Thanksgiving history

Interesting stuff I learned this morning about thanksgiving:
The ‘original thanksgiving’ between European pilgrims and their Native allies was not ever called thanksgiving or commemorated until much later.
It was a three-day feast of celebration and gratitude that later became associated with the national holiday thanksgiving. This version is sensitive because it often glorifies the moment of harmony before the century of violence that followed. But that’s not how thanksgiving originated and up until this morning, I did not know that.

Thanksgiving, as we know it, was declared by Abraham Lincoln after a 40-year campaign by a woman named Sarah Josepha Hale.
She is very interesting and I want to know even more about her but… it also seems that George Washington declared a day of thanksgiving before Lincoln but his thanksgiving was in February. Washington wanted to celebrate the new nation and dedicate thanks to God for our blessings. A bit of the spirit that has carried on but it wasn’t a nationally recognized holiday.
It wasn’t until the Civil War that the 4th Thursday of November was dedicated as a day to set aside and give thanks by Abraham Lincoln.
It seems that an influential woman named Sarah Josepha Hale, a ‘Martha Stewart’ of her day – editor, writer, mother, and social activist (she wrote Mary had a Little Lamb) – Sarah had been campaigning for a national day of Thanksgiving. It should be noted that she was also a Northerner and abolitionist.
As a writer and activist Sarah successfully got 30 states to celebrate the holiday by 1854. She wrote president Lincoln and Secretary of State William Seward to urge them to proclaim the national holiday as a permanent holiday as a way to heal the nation from the wounds of the Civil War in 1863.
It was of mixed success. As a Northern abolitionist that was very vocal and very ‘Yankee’ Hale and the unionist president Lincoln were not the people many southerners wanted to be told to celebrate and give thanks.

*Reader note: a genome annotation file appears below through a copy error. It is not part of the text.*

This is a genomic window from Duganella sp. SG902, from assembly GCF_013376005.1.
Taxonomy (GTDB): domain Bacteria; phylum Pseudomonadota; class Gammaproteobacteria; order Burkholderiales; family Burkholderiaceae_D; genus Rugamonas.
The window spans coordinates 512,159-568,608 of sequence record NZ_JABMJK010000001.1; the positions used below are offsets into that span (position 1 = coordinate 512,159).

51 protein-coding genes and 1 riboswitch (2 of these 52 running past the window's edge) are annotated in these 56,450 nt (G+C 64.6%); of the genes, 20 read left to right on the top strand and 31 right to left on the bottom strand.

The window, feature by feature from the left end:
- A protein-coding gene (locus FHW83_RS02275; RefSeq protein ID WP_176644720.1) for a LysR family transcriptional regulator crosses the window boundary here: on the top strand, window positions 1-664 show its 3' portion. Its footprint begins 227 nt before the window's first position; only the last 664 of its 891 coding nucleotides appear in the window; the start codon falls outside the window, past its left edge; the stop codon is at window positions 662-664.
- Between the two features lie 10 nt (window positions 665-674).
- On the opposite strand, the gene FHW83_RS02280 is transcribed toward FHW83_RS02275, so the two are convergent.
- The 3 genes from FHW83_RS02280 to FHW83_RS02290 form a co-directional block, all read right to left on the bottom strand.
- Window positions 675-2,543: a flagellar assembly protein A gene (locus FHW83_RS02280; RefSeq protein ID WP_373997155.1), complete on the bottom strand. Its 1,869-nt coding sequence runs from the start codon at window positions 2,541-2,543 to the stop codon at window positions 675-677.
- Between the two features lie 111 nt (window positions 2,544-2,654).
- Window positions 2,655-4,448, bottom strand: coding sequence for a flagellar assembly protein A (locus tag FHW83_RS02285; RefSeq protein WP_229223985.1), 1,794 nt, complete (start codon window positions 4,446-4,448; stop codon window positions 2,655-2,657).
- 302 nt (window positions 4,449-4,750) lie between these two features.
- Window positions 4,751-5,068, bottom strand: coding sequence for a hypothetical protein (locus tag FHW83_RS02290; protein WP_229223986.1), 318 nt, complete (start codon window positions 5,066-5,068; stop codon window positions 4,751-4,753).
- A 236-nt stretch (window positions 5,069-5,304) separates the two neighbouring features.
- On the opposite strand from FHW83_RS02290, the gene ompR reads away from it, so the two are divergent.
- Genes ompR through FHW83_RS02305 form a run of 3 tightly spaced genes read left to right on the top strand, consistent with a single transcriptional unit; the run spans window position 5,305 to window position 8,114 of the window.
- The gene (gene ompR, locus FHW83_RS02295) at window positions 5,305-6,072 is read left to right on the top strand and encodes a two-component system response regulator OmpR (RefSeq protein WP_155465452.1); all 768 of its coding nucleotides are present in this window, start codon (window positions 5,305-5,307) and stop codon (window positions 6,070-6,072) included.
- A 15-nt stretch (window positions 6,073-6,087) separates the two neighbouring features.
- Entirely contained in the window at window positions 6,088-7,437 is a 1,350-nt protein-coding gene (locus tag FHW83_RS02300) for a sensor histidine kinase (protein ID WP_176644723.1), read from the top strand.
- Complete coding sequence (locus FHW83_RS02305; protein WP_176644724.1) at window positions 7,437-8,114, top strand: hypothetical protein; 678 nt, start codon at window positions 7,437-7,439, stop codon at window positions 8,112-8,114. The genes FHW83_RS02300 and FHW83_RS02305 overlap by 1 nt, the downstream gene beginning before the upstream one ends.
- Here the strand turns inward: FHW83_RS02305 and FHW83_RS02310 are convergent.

For the victorious North, there was much to be thankful for but like Erishkigal and Inanna – for the South – there were hurt feelings and some bitterness towards their northern neighbors. In fact, Texas governor O.M. Roberts refused to recognize the ‘damned Yankee institution’ of thanksgiving from 1879-1882. He also was against the holiday as it mixed religion with government.
Pumpkins and pumpkin pies also became symbols of Yankee thanksgiving which may be why sweet potato and buttermilk are also so popular with the southern states. Me, I’m a Californian, I’d rather have guacamole 🥑

Among Snakes and Clovers

Growing up in Southern California, to me, Saint Patrick’s Day meant wearing green, pinching people, drinking excessively, being Irish, and people eating corned beef and cabbage.  It wasn’t a big deal but now that I am older, I really like Saint Patrick’s Day.  It is a day of metaphor and stories.  Saint Patrick was a real person that died on or around March 17, 461.  He was born in Britain to a wealthy family.  At the age of 16, he was kidnapped by pirates and spent the next six years as a slave in Ireland.

During his captivity, he was a lonely shepherd and became a devout Christian.  Because Patrick was a writer, we know that he had visions, heard voices, and was guided by his dreams.   God spoke to Patrick in a dream and told him it was time to escape Ireland.  In a second dream, an angel told him he should return to Ireland as a missionary.  Following this guidance, Patrick entered religious studies for the next fifteen years.  He did not actually introduce Christianity to Ireland but he did popularize it.